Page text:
What do you perceive God is up to in all this?
You have heard me mention so many times my love for my dear mentor John Claypool. John grew up here in Nashville in the 1930s and ’40s, at a time when he was simply not able to see the reality of racial inequality. The scales fell from John’s eyes in the early 1950s, when he had an encounter with the influential Christian leader Clarence Jordan and John came to see that the segregated way of living he had known all his life was not only antithetical to our national ideals but to the gospel.
At some professional cost as a pastor, John got involved in the civil rights movement in the 1960s. He used to recall one particular low point in that ministry (he has written about this episode in one of his books): one afternoon, a meeting with some African American pastors had broken up acrimoniously, those pastors storming out of the room in frustration. In that moment, John felt a sense of utter despair. As it happens, John had befriended an elderly rabbi at this time and shared with him these words: “This problem is so old, so deep, so many-faceted, there is simply no way out of it.”
As John used to tell the story, the old rabbi squinted at John through a big puff of smoke from his pipe and said: “I need to tell you something, young man. To the Jew, there is only one unforgivable sin, and that is the sin of despair. … Despair is presumptuous. Who are you to say what God can or cannot do? Who are you to set limits on God’s potency that brings into being the things that do not exist and can even make dead things come back to life?”
Despair is presumptuous. That crusty rabbi and Christian convert, St. Paul, says very much the same thing to us today from the Letter to the Romans. Remember that you are a Christian too, and therefore always a person of hope.
Here are three things we can be about more than ever in a time like this:
First, ask what God is doing, every day, over and over. Paul says today we are to wait with “eager expectation” for new revelation. The Greek literally means to “wait with your head raised” or to “look out with your neck straining forward.” Is this the posture for Christians in our day?
That same woman I know so well who has given birth to our children is also a birdwatcher. Any number of mornings as I pour my coffee and come out on our back patio to join her in our morning devotional time, I will spot her peering up into the trees, craning her neck to see something, a bird, that I fail to see. But she is always watchful and she has learned to see beautiful birds all around us. That is the posture I am talking about.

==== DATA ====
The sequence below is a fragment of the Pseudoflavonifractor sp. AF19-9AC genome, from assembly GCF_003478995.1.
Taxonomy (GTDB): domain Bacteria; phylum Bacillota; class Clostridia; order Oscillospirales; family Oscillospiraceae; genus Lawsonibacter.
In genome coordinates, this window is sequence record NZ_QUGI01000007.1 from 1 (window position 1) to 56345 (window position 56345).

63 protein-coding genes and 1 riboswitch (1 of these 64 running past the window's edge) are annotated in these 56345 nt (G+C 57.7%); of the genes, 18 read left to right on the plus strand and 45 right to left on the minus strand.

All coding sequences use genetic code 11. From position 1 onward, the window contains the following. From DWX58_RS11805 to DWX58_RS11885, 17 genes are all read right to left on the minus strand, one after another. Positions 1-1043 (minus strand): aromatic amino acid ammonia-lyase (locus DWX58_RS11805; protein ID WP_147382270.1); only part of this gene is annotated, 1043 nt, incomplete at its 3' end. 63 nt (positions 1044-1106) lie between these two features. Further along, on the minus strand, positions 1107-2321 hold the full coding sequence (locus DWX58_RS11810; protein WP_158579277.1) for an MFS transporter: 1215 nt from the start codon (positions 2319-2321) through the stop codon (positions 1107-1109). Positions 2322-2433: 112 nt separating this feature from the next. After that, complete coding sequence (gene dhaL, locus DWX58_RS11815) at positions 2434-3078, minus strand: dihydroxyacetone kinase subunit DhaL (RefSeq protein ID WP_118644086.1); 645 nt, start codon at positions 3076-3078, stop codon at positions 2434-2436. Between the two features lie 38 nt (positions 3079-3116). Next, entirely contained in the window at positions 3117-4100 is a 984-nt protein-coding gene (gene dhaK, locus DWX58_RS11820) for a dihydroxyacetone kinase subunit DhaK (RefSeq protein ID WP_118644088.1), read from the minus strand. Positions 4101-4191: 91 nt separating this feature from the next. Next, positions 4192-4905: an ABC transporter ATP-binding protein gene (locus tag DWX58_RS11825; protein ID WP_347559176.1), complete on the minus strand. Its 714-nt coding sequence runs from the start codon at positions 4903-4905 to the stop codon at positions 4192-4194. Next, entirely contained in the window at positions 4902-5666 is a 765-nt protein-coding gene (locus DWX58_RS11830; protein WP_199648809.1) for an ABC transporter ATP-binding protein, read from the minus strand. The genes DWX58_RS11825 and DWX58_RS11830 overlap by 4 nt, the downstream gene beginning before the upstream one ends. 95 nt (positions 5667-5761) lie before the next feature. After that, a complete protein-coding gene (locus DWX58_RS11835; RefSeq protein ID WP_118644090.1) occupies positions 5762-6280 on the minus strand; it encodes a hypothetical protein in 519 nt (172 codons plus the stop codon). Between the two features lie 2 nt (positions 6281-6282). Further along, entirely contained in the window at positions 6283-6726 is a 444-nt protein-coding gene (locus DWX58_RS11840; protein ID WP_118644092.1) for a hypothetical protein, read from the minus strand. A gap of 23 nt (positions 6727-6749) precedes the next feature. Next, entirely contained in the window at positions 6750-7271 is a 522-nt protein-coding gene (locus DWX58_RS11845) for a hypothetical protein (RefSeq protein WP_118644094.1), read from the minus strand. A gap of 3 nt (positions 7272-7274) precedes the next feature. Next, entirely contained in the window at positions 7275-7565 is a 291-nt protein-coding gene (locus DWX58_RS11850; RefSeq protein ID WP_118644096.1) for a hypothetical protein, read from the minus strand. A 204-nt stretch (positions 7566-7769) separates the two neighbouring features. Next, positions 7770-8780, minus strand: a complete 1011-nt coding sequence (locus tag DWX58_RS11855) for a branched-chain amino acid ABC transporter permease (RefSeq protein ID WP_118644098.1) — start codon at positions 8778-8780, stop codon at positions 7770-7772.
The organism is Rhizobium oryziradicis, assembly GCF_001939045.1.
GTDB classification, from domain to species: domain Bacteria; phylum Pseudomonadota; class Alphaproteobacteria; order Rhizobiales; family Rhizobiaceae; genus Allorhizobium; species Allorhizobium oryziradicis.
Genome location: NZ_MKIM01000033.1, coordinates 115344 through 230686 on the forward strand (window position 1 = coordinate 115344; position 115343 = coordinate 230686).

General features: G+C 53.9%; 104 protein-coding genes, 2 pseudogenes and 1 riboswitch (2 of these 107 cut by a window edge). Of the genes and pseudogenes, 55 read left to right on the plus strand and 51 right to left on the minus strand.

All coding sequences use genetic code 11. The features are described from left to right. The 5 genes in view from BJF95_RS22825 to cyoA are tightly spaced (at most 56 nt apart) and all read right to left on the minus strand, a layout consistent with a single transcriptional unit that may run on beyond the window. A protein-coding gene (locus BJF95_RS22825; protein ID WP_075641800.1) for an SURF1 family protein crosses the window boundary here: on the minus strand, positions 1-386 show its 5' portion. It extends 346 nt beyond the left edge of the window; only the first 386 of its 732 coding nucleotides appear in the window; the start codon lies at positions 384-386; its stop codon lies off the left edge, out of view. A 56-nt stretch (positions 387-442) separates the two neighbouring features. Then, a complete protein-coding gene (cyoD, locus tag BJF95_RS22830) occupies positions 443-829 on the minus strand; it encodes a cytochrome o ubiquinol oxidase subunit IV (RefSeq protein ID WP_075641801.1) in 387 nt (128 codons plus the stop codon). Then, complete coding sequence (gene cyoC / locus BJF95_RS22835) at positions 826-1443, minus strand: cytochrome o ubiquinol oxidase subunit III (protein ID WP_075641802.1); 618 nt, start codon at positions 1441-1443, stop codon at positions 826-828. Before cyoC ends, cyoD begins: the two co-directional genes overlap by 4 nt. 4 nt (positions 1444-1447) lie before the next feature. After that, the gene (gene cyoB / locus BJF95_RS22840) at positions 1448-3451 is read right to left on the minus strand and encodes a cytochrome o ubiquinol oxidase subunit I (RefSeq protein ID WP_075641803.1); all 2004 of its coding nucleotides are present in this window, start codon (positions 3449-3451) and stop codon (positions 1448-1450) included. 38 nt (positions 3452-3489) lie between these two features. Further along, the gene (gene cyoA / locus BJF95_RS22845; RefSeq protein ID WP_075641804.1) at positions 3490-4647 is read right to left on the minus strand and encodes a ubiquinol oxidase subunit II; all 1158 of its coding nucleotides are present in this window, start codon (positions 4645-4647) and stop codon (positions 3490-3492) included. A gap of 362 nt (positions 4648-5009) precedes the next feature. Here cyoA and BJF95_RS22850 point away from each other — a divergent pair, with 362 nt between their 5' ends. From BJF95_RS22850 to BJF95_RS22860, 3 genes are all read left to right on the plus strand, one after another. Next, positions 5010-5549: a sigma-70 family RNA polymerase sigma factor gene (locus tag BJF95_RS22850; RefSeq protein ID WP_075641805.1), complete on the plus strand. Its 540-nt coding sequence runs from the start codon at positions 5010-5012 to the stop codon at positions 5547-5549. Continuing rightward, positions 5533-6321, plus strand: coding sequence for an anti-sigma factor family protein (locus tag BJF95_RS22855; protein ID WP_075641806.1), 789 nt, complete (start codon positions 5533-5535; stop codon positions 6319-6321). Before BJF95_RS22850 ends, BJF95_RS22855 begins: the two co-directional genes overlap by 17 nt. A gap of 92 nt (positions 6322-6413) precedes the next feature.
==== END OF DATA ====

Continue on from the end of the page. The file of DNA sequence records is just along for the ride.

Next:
Second, like never before, use the resources the church has given us to learn how to look and what we are to look for! I am speaking of the priority of worship, prayer, Scripture, and holy conversation with others, such as I described with those two men earlier.
And third, look with hopeful and patient endurance. Do it not only for yourselves, but as an act of witness. We are to be like birdwatchers caught peering up to see winged creatures the world does not yet know to look for. But as people see us craning our necks upwardly, they too will look in the direction we are looking. I cannot imagine a more potent gift we might give the world in these times than that: to be examples to others of where to look.
I suppose you could say that I am claiming an awful lot for this present moment. I am. This is an important time. Not all times are of equal significance in terms of the direction of human history or opportunities for the gospel.
Also, I ask us to remember that the gospel is not about the times getting progressively better and better. That is a fiction and always has been. The gospel is about the kingdom coming nearer and nearer. And it is in the nature of how Jesus wins the gospel for us that it is birthed on the other side of the cross.
We look in eager expectation even as we groan. For the cross of Jesus Christ lays bare the pretensions and illusions of all the false ways of the world. It also offers a better way, his way, the path to glory.
There is suffering now. There is grief now. There is fear, anger, and despair now. And there is in store for us … something promised if not yet seen. Whatever is happening or not happening in the world for you right now, it does not compare to what has happened already in Christ and what will happen in days to come because of that. If we cannot offer that promise to one another and to the world, then we truly have lost our way.
No, the sufferings of today will be dwarfed by the glory to come. Pray for it. Hope in it. Watch for it. Crane forward into it. Point toward it. For those who believe, despair is presumptuous.
The Rev. Dr. R. Leigh Spruill is rector of the Church of St. John the Divine, Houston.